For example, Ritchie v. Polis, filed in May in Colorado, dealt with whether petitions to put a measure on the ballot needed to be signed in the presence of a ballot circulator during the COVID-19 pandemic.  

“Putting that one in the ‘Trump/GOP win’ column — while excluding literally hundreds of other pre-election cases on the conditions of the election process — seems like a very odd choice without particular rationale, and inflates the purported ‘win’ statistic,” Levitt said.

Rebecca Green, co-director of the Election Law Program, a joint project of the William & Mary Law School and the National Center for State Courts, underscored that none of the Trump campaign’s legal efforts convinced a single court to overturn an election outcome.

“It’s easy to tell when post-election challenges are successful because the litigation impacts the outcome,” Green said. “The Trump campaign had every opportunity to bring forward credible evidence of election irregularities. There is no way to turn its failure to do so into success.”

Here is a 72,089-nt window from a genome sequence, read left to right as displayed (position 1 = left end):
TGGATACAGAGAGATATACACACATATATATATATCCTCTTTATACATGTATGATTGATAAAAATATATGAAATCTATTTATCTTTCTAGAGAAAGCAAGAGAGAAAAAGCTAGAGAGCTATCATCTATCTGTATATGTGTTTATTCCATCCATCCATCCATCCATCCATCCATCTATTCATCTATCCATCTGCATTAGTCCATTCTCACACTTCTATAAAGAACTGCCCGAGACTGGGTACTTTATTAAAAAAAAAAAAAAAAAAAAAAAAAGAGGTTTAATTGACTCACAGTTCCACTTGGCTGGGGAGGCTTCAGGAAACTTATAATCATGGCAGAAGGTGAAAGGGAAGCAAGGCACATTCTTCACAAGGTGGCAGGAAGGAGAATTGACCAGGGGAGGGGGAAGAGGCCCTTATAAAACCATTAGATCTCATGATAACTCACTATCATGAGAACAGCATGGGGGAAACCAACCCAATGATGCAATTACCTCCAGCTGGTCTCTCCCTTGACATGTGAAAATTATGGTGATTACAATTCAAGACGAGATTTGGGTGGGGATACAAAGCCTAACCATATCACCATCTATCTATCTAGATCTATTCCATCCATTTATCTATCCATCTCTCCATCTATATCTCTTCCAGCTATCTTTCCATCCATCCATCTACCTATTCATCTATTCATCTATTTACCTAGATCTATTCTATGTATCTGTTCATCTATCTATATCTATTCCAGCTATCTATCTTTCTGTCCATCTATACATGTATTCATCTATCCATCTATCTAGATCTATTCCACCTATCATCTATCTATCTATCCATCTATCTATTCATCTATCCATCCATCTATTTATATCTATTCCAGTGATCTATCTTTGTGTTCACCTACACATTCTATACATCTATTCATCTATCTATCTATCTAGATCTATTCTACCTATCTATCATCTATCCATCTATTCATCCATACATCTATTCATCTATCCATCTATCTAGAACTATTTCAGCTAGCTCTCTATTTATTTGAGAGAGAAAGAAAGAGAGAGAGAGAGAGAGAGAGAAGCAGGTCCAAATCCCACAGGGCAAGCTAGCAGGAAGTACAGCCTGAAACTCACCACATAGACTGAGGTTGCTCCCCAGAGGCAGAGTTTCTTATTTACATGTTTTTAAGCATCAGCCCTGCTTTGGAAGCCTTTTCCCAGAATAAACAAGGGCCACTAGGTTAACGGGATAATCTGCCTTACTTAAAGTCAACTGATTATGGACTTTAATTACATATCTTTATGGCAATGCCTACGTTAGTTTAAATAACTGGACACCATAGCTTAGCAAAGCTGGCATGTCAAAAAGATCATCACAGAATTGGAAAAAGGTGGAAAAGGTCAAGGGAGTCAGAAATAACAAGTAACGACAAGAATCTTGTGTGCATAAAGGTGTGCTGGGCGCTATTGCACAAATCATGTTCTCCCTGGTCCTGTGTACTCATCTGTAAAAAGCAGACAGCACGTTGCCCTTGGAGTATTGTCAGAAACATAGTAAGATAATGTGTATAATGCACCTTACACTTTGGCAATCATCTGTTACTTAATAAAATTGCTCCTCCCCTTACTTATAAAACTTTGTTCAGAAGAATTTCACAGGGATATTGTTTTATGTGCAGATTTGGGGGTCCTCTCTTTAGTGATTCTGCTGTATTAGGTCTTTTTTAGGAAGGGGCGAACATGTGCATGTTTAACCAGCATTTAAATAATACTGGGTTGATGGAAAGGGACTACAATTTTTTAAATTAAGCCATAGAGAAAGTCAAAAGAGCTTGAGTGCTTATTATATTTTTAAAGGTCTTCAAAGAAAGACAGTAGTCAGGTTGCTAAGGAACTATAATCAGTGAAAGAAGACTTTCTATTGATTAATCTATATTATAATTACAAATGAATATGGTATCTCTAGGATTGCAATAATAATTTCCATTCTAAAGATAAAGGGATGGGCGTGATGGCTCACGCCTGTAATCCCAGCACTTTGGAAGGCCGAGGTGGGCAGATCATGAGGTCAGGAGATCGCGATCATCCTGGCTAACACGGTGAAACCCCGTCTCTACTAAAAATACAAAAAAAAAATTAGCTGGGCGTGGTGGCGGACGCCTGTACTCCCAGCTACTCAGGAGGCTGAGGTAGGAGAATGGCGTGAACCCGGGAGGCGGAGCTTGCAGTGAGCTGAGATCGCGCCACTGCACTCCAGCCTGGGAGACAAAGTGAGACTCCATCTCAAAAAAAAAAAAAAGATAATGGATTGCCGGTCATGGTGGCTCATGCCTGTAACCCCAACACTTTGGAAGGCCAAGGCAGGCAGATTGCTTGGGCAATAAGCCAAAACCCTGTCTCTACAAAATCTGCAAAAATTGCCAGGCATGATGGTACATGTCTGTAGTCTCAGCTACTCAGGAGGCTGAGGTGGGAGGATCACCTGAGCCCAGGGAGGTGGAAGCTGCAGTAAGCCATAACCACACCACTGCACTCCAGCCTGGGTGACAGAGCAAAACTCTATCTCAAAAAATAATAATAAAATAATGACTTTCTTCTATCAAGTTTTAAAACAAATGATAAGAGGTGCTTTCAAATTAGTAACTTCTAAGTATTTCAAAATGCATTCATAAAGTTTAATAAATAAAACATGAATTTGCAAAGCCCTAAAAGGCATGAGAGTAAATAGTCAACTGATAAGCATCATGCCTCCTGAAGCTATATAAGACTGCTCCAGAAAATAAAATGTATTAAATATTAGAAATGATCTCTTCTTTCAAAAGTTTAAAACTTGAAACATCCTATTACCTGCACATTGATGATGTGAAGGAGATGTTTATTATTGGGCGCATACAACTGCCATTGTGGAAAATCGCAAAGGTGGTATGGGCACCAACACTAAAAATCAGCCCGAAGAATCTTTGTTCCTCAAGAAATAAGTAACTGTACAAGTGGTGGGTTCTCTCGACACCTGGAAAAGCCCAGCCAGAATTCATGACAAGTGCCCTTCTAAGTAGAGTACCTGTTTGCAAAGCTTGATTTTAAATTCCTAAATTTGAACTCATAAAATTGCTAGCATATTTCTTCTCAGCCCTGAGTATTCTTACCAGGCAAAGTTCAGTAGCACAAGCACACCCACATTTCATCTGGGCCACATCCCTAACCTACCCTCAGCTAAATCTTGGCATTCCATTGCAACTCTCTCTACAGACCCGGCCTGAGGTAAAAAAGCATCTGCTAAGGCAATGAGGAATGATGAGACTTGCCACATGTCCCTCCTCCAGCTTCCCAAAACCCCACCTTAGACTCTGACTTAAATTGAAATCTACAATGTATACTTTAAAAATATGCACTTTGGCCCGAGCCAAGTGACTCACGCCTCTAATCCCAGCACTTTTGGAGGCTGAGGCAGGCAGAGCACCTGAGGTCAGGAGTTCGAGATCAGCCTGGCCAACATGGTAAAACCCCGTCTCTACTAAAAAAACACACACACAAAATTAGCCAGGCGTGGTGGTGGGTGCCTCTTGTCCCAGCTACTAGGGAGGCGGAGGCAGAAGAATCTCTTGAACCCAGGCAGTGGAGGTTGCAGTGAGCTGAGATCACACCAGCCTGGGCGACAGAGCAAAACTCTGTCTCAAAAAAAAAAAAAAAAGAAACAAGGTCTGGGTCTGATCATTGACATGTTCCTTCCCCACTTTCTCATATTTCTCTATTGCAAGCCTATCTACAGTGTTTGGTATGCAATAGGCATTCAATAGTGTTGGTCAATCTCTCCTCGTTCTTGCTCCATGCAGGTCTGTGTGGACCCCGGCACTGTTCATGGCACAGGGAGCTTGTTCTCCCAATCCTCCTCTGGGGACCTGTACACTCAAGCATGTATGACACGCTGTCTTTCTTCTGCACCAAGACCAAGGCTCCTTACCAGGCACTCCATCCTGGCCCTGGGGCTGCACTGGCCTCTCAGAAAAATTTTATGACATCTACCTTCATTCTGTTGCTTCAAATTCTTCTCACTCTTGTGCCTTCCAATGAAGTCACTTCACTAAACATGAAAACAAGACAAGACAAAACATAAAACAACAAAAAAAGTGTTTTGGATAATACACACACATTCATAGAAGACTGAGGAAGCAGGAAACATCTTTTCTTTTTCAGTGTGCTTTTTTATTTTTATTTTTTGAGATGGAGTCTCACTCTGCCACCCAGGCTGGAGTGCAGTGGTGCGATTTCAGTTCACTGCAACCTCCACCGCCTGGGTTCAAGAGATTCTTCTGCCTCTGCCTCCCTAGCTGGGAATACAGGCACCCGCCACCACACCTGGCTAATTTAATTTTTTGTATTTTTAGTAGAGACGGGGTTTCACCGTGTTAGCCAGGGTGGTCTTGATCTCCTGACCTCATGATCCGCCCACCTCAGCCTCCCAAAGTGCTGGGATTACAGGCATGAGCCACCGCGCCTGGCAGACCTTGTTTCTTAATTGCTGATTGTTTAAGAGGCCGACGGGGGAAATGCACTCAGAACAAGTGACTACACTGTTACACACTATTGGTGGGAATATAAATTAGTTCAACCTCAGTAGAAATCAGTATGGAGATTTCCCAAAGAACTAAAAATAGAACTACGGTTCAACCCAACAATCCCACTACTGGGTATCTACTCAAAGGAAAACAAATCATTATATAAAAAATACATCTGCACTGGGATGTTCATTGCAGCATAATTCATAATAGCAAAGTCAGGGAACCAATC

Droz told the AP his team’s report was trying to identify “all lawsuits related to the 2020 presidential election,” not just those related to Trump. He said he values transparency, and is open to updating the spreadsheet if errors arise or there are updates in cases.

“We have no claim on perfection, but we tried to do a fair representation,” he told the AP in an email. “I’m sure that reasonable people can disagree with the exact wording, but hopefully the thrust is on-point.”

Several social media users sharing the LifeSiteNews blog post this week suggested the report reveals that Trump is currently winning election lawsuits, or that he could still overturn the election results — both false conclusions with no basis in fact.

LifeSiteNews did not immediately respond to a request for comment.


This is part of The Associated Press’ ongoing effort to fact-check misinformation that is shared widely online, including work with Facebook to identify and reduce the circulation of false stories on the platform.

Here’s more information on Facebook’s fact-checking program: